The adoption of religious programs within the country’s penology domain is undertaken to comply with the legal provisions of the First Amendment to the US Constitution, the Religious Freedom Restoration Act of (RFRA), and the Religious Land Use and Institutionalized Persons Act (RLUIPA), which entitle convicts to the right to enjoy the unrestricted freedom of religious expression while ‘doing time.’

The American Correctional Association (ACA) is in charge of exercising general control over the enactment of religious programs in jails. As practice indicates, the main challenge in this respect is to strike a steady balance making it possible for inmates to take full advantage of such their right, on the one hand, and eliminating the possible preconditions for these individuals to be trying to abuse it, on the other.

  1. The integration of religious programs in the penology paradigm may be circumstantially appropriate – especially when the cases of administering the death penalty are concerned.
  2. Prisoners indeed have the right to practice their religious beliefs and to be provided with religious counseling. However, accommodating sentenced convicts in this respect cannot be achieved at the expense of burdening the jail’s budget too much (Brodeur, 2007).
  3. The practice of making it possible for prisoners to attend the religious services of their choice is thoroughly appropriate. However, being concerned with the monotheistic conceptualization of justice, the Retributive model of corrections presupposes that the Christian, Muslim, and Hebrew inmates will be privileged above others in this regard (Strelan, Feather & McKee, 2011).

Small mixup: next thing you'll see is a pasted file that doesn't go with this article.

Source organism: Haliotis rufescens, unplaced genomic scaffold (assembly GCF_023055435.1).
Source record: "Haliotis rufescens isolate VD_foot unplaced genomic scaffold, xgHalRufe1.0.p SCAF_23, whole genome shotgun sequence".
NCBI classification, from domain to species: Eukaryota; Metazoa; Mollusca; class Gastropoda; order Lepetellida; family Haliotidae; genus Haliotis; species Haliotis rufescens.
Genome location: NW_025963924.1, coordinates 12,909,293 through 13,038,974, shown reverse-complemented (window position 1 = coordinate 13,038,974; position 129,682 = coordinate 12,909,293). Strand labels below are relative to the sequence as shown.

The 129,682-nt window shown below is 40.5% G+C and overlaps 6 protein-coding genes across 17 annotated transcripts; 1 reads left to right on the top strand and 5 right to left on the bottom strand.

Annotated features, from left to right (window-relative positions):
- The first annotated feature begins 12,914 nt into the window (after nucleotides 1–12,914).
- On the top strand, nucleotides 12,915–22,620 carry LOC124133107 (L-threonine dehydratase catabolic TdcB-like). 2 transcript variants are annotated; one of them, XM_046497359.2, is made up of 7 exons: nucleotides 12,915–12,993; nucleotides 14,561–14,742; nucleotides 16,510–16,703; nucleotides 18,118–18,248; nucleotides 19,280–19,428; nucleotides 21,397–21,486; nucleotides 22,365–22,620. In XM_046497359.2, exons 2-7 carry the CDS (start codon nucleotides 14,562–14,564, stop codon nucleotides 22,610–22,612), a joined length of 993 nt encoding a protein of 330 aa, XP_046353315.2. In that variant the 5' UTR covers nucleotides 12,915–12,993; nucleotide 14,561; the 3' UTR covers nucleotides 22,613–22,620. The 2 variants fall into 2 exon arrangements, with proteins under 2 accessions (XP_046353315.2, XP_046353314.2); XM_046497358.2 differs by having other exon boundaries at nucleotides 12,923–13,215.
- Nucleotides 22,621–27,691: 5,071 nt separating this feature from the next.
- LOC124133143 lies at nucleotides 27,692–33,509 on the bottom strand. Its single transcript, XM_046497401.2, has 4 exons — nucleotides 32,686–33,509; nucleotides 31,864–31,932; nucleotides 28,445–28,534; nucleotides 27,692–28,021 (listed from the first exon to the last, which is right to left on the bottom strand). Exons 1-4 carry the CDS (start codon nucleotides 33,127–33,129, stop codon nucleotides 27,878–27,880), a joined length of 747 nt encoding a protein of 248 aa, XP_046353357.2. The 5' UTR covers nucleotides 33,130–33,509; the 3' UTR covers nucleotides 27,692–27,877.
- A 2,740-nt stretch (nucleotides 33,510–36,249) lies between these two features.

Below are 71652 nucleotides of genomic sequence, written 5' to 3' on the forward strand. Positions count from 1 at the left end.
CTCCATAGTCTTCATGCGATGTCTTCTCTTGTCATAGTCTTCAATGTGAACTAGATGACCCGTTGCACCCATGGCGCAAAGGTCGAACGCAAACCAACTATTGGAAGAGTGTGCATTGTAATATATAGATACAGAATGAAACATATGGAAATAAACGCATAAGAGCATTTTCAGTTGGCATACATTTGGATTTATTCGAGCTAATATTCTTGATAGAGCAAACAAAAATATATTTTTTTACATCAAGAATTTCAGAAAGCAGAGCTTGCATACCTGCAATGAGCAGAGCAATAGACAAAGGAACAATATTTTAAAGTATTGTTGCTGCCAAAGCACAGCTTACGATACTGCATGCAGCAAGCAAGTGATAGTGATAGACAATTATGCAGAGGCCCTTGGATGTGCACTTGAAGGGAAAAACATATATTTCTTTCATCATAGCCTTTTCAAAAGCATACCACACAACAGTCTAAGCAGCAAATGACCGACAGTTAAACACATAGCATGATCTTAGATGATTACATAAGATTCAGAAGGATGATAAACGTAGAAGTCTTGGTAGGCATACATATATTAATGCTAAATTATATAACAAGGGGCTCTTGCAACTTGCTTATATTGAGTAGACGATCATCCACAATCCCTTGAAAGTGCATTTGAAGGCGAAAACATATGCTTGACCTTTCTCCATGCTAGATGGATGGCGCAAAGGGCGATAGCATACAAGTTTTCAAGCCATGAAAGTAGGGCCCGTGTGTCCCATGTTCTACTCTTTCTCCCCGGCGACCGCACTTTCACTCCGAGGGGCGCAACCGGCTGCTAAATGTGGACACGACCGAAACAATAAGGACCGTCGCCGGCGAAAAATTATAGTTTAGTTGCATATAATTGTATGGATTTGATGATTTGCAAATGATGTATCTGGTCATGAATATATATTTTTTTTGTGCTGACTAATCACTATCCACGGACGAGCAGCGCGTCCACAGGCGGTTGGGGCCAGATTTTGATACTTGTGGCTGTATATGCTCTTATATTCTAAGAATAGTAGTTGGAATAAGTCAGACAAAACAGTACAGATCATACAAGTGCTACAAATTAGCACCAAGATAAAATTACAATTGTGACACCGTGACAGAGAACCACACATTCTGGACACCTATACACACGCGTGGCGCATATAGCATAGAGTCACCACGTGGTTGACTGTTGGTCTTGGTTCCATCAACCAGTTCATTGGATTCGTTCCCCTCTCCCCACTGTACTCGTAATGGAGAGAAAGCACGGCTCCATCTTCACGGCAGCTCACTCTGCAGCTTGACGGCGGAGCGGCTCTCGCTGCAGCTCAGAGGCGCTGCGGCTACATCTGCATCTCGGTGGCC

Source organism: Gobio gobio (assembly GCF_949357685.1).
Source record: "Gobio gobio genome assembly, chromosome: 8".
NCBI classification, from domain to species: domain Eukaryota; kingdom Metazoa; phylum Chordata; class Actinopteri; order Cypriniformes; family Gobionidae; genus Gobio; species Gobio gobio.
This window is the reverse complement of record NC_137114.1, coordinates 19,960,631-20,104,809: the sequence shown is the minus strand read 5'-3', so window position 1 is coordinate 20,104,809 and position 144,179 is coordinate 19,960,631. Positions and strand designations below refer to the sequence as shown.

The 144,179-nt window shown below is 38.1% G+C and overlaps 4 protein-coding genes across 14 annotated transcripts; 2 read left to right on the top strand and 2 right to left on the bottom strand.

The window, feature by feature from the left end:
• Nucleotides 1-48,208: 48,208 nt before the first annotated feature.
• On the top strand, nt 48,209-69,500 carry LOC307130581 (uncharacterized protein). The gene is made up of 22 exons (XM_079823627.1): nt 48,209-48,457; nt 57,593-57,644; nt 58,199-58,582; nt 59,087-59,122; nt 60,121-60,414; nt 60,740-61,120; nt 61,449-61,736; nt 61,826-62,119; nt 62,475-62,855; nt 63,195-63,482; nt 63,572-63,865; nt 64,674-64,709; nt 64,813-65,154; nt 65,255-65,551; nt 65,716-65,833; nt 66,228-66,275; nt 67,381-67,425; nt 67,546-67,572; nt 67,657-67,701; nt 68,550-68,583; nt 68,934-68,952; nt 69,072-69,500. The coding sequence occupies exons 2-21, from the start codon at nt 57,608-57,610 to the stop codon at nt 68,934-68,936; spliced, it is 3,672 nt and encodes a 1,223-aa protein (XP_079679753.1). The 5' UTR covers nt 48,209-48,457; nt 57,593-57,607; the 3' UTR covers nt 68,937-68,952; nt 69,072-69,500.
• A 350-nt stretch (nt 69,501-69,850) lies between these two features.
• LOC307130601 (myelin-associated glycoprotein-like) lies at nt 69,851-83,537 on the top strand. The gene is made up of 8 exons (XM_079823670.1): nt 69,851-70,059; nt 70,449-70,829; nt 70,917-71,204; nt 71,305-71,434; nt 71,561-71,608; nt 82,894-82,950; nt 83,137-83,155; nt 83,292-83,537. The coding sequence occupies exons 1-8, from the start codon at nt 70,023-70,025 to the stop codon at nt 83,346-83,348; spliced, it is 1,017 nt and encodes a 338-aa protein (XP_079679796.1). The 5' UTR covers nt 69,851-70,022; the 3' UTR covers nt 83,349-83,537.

4. The advocates of the Restorative philosophy of correctional justice do not have much to say on the subject matter. One of the reasons for this is that this philosophy implies that religion plays a rather marginal role within the correctional process (Rodogno, 2008).
  5. In light of what accounts for the Rehabilitative model’s main postulates, the integration of religious programs in the correctional process may only have a minor effect on increasing the measure of this process’s effectiveness.

Mental Health Programs

The enactment of these programs is expected to increase the quality and expand the scope of health care services provided to inmates. Among the organizations in charge of designing and implementing mental health programs in jails can be named the American Correctional Association (ACA), American Medical Association (AMA), American Public Health Association (APHA), and American Psychiatric Association (APA).

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There is still much uncertainty as to what can be deemed the most effective strategy for incorporating mental health programs into America’s correctional paradigm. As of today, prison staff is expected to refer to the Diagnostic and Statistical Manual of Mental Disorders when it comes to identifying and categorizing mental abnormalities in inmates.

  1. When assessed within the conceptual framework of the Deterrence philosophy of corrections, spending money on the institutionalization of mental health services in jails will appear, making very little sense. The reason for this is that this philosophy does not endorse the application of the person-centered correctional treatments (Tittle, Botchkovar & Antonaccio, 2011).
  2. The Incapacitation theory of corrections does endorse the idea of subjecting prisoners to mental assessments. However, it stands opposed to the Constructivist idea that many forms of anti-social mental deviance in inmates should be decriminalized.